• Kristin Cronin Boone

The Healthy Way to Disagree: Contradict, Enable, or Validate



Let’s face it, pretty often we disagree with people. We disagree with what they say, how they raise their kids, decisions they make, and people they vote for.

The picture is my husband and I disagreeing on our honeymoon. I chose to show a personal photo to show it is a huge challenge to communicate when you disagree. I'm glad he took the photo, it's interesting to see how disagreeing with someone affects our whole self if it is done wrong. As you can see by our body language and faces.

In an article by Psychology Today regarding empathy, they mention, “According to Aristotle, moral virtues involve the balance of cognitive, behavioral, and emotional factors. The morally virtuous person is one who exercises rational constraint in the indulgences of appetites and actions.”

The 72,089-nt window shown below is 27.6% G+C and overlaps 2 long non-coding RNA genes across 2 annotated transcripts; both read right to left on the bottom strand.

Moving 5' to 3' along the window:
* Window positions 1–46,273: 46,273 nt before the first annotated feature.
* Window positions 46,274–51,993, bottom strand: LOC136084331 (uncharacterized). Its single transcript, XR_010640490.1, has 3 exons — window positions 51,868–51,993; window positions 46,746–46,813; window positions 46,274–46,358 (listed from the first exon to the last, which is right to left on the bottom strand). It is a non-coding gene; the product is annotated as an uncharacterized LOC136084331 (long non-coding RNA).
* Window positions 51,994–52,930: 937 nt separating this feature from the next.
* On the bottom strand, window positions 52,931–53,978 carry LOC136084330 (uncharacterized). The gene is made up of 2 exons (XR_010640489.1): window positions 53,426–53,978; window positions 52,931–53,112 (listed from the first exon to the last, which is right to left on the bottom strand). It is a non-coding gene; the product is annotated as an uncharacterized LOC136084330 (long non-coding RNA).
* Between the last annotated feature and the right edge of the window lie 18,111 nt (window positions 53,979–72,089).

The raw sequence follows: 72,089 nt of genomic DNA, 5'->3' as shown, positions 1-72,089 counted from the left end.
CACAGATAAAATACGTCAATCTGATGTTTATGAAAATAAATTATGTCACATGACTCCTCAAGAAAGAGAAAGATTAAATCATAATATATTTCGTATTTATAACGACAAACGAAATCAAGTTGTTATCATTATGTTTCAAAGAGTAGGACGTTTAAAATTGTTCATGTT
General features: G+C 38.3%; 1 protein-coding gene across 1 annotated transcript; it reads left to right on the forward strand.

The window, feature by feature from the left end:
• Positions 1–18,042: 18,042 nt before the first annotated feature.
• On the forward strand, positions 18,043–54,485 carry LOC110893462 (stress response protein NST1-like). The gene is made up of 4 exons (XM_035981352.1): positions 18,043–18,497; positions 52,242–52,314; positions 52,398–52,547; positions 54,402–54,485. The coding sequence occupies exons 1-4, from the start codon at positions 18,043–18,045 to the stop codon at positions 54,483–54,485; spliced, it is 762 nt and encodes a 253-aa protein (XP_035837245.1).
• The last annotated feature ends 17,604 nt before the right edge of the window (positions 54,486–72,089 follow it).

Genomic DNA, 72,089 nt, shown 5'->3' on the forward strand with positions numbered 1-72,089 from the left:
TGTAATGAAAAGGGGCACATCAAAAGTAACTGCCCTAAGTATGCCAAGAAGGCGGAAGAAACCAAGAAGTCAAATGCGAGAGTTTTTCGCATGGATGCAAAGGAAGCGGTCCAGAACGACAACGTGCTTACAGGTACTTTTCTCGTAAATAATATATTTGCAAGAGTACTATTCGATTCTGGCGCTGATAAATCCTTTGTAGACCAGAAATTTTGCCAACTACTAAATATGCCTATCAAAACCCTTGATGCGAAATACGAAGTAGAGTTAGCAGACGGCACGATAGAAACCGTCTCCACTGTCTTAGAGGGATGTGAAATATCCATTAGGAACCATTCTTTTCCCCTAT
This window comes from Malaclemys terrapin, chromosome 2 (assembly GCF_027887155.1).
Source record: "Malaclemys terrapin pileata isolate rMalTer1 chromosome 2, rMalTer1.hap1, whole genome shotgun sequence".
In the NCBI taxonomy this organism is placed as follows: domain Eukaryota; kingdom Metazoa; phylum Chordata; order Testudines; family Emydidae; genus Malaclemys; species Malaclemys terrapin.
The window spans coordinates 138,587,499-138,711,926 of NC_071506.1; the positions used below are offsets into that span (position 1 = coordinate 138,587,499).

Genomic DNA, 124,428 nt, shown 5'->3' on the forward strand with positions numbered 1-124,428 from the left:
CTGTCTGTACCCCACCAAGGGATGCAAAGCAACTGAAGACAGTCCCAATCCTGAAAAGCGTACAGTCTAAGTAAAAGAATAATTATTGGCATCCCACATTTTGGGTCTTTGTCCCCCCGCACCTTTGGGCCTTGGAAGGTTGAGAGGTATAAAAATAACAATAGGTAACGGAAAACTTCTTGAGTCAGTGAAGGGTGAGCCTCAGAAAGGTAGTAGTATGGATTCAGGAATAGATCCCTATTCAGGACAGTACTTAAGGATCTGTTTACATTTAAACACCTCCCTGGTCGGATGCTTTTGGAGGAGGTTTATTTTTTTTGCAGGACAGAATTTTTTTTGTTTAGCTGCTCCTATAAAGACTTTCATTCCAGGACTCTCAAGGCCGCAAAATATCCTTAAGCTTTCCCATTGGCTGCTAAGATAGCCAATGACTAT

Why is this important? Interpersonal communication is one of the most important things we can learn. Our marriages, jobs, and our children's behavior depend on it. In the book Interpersonal Communication in Friend and Mate Relationships the author Anne Nicotera quotes, "Most Americans report that the quality of their lives is determined by the number and quality of their interpersonal relationships..," and "effective communicaiton is a crucial variable in determining the success of interpersonal relationships."

To better help your ‘moral virtue’ and protect your relationships, here are your choices when you disagree with someone and some Do’s and Don’ts for each reaction.

#1 CONTRADICT

The verb contradict means the act of opposing something. The act. That means you are doing something. You are not just an innocent by standard. You are making the choice to act on your opposition and stand up for it.

There are many reasons to contradict. If someone is harming himself or herself in some way, if there decision or thoughts hurts themselves or someone else, you may feel it appropriate to disagree and tell them you are concerned. If you believe in something different than someone else.